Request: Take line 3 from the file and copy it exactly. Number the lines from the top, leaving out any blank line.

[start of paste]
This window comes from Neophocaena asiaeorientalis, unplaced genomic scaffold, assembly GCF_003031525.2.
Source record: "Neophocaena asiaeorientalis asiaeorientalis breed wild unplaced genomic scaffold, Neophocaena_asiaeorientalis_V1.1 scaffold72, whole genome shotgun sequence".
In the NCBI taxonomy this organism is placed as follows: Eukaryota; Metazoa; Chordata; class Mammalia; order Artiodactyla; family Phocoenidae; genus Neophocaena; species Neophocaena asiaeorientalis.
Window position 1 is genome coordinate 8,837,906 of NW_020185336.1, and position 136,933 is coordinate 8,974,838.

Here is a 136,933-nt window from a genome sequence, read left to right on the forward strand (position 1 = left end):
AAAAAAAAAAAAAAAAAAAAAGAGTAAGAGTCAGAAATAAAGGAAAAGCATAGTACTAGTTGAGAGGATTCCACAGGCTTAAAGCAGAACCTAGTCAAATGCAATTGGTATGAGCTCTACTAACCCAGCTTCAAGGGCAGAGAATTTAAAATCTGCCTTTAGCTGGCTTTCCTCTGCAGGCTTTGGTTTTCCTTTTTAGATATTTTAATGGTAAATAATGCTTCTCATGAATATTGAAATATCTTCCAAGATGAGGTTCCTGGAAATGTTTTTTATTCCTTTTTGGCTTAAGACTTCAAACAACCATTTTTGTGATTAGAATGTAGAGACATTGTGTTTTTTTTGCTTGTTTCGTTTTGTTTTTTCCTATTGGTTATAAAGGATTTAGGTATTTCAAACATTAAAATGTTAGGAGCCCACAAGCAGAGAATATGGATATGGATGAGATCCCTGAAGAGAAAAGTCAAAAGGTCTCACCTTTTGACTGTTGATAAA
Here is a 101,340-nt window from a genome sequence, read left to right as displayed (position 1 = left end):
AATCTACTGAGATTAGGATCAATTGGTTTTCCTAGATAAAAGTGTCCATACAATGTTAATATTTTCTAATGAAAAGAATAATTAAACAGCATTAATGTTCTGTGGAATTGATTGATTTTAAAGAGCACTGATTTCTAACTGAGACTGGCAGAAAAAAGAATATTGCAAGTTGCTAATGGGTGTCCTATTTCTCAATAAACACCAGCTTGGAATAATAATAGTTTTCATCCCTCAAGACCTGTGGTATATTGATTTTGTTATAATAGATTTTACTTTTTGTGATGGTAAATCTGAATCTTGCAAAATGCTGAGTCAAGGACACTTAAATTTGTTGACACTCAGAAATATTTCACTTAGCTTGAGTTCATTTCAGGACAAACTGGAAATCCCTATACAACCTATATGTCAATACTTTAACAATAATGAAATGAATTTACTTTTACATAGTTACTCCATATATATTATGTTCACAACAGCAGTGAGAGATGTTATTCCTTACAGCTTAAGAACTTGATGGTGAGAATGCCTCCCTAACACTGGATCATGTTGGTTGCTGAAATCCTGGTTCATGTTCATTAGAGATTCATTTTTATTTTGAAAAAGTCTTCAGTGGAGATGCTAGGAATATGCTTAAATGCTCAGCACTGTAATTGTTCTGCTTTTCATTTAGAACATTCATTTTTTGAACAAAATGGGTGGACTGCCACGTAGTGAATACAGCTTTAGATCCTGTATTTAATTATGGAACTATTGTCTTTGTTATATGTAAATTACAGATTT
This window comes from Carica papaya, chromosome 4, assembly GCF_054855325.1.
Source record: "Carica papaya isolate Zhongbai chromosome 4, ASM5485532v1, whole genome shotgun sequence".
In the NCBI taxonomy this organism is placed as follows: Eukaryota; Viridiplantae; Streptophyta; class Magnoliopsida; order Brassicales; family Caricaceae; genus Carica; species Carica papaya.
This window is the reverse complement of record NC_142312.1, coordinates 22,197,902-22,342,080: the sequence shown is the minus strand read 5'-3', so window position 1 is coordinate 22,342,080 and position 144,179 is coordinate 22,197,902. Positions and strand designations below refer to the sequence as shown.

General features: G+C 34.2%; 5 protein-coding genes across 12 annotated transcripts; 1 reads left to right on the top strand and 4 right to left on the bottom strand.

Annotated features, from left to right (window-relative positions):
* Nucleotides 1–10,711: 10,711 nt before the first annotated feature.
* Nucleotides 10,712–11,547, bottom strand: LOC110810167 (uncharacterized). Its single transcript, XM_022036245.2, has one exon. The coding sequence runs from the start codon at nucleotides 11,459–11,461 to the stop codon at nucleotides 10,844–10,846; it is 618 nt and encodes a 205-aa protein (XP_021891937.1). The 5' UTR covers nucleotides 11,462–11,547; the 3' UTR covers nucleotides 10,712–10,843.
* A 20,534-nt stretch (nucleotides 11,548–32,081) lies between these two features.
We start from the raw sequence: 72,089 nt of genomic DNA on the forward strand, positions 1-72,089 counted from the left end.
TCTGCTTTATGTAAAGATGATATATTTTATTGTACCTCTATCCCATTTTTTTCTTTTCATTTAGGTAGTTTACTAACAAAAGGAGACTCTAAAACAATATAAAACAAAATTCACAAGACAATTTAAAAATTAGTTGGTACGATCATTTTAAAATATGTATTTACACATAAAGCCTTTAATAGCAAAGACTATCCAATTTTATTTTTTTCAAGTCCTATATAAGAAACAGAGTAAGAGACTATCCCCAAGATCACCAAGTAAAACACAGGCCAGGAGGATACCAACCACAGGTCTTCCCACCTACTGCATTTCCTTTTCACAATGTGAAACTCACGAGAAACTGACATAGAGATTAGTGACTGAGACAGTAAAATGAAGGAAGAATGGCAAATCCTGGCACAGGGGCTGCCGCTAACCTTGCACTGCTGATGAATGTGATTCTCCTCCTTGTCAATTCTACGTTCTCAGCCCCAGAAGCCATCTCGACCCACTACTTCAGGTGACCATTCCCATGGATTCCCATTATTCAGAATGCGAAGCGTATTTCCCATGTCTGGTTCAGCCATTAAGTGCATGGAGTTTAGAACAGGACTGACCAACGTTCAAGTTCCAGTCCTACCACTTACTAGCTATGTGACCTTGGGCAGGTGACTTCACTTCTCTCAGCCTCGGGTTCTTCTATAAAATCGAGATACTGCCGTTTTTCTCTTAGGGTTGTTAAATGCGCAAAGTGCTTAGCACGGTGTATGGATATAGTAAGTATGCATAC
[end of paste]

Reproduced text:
In the NCBI taxonomy this organism is placed as follows: Eukaryota; Metazoa; Chordata; class Mammalia; order Artiodactyla; family Phocoenidae; genus Neophocaena; species Neophocaena asiaeorientalis.